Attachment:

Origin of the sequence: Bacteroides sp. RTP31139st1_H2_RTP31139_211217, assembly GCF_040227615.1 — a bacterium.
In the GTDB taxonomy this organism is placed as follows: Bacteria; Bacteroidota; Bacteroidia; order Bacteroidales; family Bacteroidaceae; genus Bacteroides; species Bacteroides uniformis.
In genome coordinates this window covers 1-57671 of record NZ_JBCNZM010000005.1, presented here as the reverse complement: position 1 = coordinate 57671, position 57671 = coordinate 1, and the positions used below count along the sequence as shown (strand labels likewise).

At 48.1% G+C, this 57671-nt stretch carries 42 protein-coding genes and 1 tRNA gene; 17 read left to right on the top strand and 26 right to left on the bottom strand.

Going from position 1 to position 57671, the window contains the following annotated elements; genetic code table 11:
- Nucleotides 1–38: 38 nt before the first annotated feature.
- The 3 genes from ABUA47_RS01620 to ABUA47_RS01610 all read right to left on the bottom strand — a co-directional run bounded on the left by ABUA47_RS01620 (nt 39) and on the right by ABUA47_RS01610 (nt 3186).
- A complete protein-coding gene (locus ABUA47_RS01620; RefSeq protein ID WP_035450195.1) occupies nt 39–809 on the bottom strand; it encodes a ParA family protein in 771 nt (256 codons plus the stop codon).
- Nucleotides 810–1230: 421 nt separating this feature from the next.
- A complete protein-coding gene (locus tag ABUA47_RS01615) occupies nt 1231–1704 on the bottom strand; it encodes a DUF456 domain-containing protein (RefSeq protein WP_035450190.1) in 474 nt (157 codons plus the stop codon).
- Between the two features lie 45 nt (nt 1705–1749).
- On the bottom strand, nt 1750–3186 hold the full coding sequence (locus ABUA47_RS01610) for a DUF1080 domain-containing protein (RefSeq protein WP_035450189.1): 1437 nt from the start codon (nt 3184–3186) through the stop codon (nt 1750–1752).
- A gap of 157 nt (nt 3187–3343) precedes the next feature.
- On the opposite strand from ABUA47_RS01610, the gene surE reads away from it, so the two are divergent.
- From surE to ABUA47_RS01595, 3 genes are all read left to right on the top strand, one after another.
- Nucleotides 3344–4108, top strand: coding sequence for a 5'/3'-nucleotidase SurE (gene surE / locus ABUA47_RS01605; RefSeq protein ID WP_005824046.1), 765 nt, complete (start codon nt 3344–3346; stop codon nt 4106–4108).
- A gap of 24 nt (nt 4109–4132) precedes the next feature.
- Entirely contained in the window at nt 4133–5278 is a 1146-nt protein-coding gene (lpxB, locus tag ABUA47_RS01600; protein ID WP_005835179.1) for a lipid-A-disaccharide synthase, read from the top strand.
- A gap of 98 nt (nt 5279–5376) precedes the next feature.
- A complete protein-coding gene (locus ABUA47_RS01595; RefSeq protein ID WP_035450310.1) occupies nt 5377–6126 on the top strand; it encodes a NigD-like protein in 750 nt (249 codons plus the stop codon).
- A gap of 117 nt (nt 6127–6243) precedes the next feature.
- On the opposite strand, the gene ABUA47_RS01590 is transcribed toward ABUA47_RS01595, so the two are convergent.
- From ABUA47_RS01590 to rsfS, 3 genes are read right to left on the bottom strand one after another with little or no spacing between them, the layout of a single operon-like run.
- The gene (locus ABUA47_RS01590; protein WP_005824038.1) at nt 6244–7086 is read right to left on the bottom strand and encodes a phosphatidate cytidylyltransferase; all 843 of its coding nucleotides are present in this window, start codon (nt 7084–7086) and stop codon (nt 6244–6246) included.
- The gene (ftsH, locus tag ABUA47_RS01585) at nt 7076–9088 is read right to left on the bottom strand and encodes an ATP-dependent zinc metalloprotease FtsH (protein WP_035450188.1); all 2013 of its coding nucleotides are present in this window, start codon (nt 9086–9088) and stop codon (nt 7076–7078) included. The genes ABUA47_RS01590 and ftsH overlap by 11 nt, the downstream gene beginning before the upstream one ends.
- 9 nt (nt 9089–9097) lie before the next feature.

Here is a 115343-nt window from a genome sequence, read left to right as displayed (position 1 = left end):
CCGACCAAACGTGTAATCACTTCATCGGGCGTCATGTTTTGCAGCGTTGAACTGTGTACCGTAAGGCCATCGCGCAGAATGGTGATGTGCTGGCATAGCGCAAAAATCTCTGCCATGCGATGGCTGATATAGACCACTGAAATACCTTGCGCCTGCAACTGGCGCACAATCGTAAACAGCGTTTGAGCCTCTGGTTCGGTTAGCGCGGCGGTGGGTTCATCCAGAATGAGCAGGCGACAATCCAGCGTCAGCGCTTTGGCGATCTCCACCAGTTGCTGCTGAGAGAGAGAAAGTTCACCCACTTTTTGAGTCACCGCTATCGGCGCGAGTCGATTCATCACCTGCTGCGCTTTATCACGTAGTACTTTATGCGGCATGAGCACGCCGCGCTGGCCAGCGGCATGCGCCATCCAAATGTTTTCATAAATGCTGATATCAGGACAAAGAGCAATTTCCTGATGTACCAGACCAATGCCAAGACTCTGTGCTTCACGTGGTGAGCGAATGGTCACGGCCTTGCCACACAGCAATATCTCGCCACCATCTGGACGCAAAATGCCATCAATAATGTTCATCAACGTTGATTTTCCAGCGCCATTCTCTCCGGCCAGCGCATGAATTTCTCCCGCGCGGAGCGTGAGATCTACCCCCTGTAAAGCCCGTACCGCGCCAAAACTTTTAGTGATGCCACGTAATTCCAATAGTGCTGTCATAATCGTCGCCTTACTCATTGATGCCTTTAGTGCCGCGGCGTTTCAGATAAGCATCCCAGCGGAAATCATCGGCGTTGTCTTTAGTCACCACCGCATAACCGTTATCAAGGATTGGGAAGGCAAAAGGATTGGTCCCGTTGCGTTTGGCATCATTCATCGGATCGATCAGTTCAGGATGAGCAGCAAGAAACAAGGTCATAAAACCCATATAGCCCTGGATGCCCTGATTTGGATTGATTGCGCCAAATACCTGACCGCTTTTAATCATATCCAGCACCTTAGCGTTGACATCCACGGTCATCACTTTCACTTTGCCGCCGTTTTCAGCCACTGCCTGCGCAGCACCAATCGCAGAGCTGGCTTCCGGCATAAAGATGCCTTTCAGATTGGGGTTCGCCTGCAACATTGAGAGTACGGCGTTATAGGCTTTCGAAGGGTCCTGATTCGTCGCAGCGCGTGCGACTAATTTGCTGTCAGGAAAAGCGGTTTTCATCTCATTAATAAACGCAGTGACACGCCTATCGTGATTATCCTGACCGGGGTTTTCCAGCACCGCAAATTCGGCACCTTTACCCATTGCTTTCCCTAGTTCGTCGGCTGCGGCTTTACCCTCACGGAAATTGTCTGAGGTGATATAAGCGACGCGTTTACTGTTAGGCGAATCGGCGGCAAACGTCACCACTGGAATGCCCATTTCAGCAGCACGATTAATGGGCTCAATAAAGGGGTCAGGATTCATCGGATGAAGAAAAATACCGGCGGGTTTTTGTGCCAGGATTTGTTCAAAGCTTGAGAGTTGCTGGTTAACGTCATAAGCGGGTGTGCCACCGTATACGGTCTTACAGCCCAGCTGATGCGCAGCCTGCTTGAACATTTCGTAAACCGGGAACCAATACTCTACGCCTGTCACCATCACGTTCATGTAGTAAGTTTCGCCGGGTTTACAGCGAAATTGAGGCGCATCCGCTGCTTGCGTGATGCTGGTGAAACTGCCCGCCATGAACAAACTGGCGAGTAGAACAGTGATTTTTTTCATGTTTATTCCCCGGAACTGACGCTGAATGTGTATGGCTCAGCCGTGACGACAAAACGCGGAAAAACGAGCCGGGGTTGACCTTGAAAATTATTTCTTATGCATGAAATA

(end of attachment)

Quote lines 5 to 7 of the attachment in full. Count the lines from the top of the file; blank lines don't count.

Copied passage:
Going from position 1 to position 57671, the window contains the following annotated elements; genetic code table 11:
- Nucleotides 1–38: 38 nt before the first annotated feature.
- The 3 genes from ABUA47_RS01620 to ABUA47_RS01610 all read right to left on the bottom strand — a co-directional run bounded on the left by ABUA47_RS01620 (nt 39) and on the right by ABUA47_RS01610 (nt 3186).